In 2015, a Sports Illustrated article profiled the deaths of 11 high school football players.
Five of the deaths were due to severe blows to the head. And as recently as November 2016, a 15-year-old Texas football player died after suffering a head injury while playing football.
"There are about 1.3 million high school and 2.8 million youth football players in this country. That's more than 4 million children and teenagers playing football," Ralph Nader and Kenneth Reed wrote in a Chicago Tribune op-ed. "Compare that number with the 1,700 or so adults playing football in the NFL. Yet, the nation's focus, when it comes to concussions, is on the NFL. That needs to be flipped."
Nader and Reed make an excellent point about spotlighting the safety issues surrounding millions of young athletes. And their concerns about head injuries are echoed by parents across the country. To better protect our children playing football, it's crucial to have a better understanding of concussions.
A roundtable discussion at UCLA shed some light on the current state of concussion research and how we can better educate people on the risks.
Roman Phifer, a 15-year NFL veteran and three-time Super Bowl champion, sat down with Adriana Galvan, a professor and director of the Developmental Neuroscience Laboratory at UCLA, and Dr. John DiFiori, chief of sports medicine at UCLA, for this informative talk.
Watch the full roundtable discussion right here:
One of the first things they discussed was what exactly a concussion is.
"Basically a direct or indirect blow to the head or neck that results in a sequence of symptoms and clinical findings that are characteristics of fogginess," explained DiFiori.
That definition is a long way from what Phifer experienced growing up. He recalled, "Back then, the protocol was, you know, you have a concussion ... tell me how many fingers you’re holding up or who’s the president or what the date was, then you’re good to go."
Considering football has the highest concussion rate among sports, it's important to understand how to address it. "Most concussions will resolve in about 10 days," said DiFiori. He added that this is true for almost 90% of cases.
This is especially significant since many kids return to play the same day that they get a concussion. One wrong hit could cause severe effects down the road or, even in some cases, lead to death.
That's why Galvan stresses the importance of educating parents and young players on looking at things long term. "Adolescents are really primed to focus on the immediate, to focus on the reward, and that’s great in some contexts," she said. "But for them to really appreciate the potential dangers is important for them as well."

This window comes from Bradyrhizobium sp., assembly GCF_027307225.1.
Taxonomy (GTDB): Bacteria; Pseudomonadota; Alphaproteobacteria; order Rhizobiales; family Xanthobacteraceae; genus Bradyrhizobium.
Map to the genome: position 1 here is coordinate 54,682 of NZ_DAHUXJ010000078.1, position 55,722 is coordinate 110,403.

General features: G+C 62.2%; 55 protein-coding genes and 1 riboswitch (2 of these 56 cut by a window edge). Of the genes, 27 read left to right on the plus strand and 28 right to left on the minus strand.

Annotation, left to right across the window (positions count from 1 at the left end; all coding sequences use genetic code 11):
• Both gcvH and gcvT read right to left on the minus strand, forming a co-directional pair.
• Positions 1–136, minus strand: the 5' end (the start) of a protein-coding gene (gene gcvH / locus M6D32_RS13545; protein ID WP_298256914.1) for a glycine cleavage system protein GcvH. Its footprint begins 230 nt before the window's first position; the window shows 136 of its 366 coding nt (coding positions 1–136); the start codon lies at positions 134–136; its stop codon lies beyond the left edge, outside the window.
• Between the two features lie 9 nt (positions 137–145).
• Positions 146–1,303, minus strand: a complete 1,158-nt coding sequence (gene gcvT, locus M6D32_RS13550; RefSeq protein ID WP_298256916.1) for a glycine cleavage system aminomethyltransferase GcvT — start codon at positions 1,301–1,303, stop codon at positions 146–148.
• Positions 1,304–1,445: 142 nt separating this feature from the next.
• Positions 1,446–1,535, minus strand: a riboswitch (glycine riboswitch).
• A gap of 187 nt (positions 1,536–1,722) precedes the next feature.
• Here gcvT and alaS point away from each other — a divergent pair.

Some have called to eliminate youth football altogether, but this is a contentious idea.
Others are in favor of solutions that are less controversial and easier to implement. Limiting tackles in practice and getting rid of them completely for children below a certain age range could help reduce hits.
According to Practice Like Pros, 60% to 75% of head traumas occur during practice at the high school level. As a result, they suggest a time limit for full-contact practices and encourage players to report concussions right away. They also advocate for employing a full-time athletic trainer on every team, having an EMT on standby at every game, and supporting continuing scientific research. They'd even like to convert all youth leagues below ninth grade to flag football, a trend that has seen a meaningful rise.
Phifer stressed taking things a step further to make sure kids are playing properly. "You educate kids, you try to reduce the risk as much as possible," he said. "You tell them to keep [their] head up. You do all the other things that you can. You implement fines or penalties when kids are not doing it the right way."
What's key is taking action to make the sport as safe as possible.
Football is a meaningful sport for a lot of people, and Phifer talked about some of the game's positives beyond all the injuries. "The first thing that comes to mind is just being a part of something bigger than yourself," he said. "Having all these kids from different backgrounds, it doesn't matter about, you know, socioeconomic status. It doesn’t matter if you're rich or poor. We're all here together. Now you’re working for one common goal of trying to win and be successful and everyone's doing their part. So I think it really gives kids that development about teamwork and not being selfish."
Without question, there are countless Americans who love their football. But as the game continues to get bigger, we must also become better at taking care of players of all ages. By continuing to take action on that, it might be possible to accomplish what many athletes strive for in their careers — to change the game.